You can't be all things to all people when it comes to choosing a business. If you try...you become a cafeteria. And cafeterias almost never are exceptional.
yourself as being in a business…but in the sense that Drucker is talking about you are!  Think about it these companies to jog your thinking about the business you are in.  One of my favorites is Domino’s Pizza acknowledging that they’re not in the pizza business.  They’re in the delivery business.  30 minutes or less.  How about Target?  They staked their claim on low price but with a designer’s edge.  They’re different than Walmart.  Can you see it?  What about Apple?  Think they’re in the computer business.  Or the digital music business?  Or the phone business?  They’re not even really in the tech business.  What business are they in?  How about the cool business?

Second, think about how you’d describe your business.  What would you say?  Would you say, “We’re in the discipleship business?”  “We’re in the connecting business?”  Or the “life-change” business?  I heard about an initiative that IKEA was involved with in the Houston area; a great way of helping singles mothers.  Their tag line was “Life-changes available.”  I love that line!  I wrote about it right here.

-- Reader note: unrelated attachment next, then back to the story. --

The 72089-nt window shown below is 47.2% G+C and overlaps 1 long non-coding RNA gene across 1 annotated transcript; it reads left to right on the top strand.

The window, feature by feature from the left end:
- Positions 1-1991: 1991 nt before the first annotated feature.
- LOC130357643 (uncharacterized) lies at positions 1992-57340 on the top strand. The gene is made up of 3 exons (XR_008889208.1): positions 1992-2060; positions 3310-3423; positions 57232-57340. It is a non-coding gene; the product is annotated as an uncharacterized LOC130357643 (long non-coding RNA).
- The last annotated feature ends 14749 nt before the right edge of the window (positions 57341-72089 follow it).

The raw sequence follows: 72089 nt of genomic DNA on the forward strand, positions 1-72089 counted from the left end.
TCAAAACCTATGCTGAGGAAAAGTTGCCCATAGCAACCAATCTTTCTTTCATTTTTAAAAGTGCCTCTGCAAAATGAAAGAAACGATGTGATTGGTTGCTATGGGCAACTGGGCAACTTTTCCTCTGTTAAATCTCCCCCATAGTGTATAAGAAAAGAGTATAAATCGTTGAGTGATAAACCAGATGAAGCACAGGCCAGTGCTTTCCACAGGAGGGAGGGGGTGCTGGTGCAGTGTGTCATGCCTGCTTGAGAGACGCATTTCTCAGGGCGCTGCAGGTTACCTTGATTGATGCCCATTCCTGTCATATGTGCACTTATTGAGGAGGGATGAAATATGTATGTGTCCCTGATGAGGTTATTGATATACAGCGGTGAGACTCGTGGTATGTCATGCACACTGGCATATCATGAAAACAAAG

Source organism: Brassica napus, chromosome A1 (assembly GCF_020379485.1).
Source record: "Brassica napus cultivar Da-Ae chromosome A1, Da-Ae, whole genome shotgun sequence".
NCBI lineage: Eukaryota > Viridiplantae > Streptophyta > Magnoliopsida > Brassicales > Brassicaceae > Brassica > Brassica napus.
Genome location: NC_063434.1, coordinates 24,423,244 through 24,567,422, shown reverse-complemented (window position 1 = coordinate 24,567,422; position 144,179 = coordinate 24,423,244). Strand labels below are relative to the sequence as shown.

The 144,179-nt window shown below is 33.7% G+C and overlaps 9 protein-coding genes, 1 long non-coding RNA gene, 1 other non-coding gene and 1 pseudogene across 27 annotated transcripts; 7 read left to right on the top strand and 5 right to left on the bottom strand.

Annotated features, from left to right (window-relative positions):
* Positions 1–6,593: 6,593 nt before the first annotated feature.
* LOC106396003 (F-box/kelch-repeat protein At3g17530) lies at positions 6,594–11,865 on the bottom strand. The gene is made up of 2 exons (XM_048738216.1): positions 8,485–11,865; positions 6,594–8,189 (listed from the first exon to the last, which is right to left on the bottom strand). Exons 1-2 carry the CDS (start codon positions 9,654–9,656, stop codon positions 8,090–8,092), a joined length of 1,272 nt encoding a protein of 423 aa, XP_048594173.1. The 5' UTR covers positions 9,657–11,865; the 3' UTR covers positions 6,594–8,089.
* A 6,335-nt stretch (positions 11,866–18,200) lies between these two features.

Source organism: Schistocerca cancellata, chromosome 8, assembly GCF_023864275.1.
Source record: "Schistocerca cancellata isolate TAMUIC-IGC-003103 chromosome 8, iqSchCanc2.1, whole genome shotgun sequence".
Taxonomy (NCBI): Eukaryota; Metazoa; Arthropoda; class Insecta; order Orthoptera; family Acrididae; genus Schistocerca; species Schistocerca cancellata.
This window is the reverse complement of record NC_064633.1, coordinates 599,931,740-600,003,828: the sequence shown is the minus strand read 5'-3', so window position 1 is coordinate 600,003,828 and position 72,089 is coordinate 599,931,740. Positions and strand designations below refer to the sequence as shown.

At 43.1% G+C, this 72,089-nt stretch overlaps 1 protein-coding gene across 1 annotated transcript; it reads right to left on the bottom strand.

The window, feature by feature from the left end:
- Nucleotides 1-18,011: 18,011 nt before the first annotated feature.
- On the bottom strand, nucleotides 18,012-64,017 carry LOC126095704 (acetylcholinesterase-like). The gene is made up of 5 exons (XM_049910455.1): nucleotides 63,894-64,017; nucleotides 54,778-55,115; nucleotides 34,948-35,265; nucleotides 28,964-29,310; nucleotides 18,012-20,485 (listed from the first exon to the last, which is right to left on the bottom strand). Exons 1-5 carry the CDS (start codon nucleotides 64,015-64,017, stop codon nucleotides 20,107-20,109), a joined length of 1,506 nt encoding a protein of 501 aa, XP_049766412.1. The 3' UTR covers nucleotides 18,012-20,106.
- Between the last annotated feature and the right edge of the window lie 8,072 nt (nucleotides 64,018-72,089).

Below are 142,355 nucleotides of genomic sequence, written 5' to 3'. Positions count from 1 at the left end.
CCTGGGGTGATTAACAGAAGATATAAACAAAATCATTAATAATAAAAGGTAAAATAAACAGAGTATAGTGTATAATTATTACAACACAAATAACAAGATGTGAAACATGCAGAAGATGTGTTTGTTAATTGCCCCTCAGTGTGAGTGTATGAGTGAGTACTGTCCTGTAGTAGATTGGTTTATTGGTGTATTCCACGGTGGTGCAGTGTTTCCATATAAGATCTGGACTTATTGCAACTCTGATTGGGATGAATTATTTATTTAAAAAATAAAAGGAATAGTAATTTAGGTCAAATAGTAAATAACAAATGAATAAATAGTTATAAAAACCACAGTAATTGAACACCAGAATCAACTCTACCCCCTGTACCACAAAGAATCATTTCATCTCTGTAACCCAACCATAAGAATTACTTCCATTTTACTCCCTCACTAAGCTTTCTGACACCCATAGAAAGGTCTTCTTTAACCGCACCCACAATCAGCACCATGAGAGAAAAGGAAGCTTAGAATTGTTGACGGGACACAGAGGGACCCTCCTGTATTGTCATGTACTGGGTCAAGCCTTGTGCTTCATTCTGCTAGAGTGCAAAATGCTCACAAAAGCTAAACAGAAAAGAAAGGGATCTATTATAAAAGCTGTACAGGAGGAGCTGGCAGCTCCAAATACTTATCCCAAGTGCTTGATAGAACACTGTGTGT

Third, recognize that the business you choose to be in should determine several things (like who your customers are and what you will call success).  For example, the grouplife business we are in at Parkview isn’t the information transmission business and it isn’t the connection business.  We are in the life-change business.  We design events that lead to connection and help create environments that make life-change possible.  It informs the way we recruit leaders, the curriculum we recommend, the leader training we provide, and the heroes we celebrate.

Finally, the business you are in also determines what you won’t do.  This is a really big idea and a very important point.  When you choose the business you’re in, you’re choosing in that moment what you won’t be doing.  Or at least, you should know that you can’t do everything.  You can’t be all things to all people when it comes to choosing a business.  If you try…you become a cafeteria.  And cafeterias almost never are exceptional.  And you need to be exceptional if you want to build environments where life-change happens.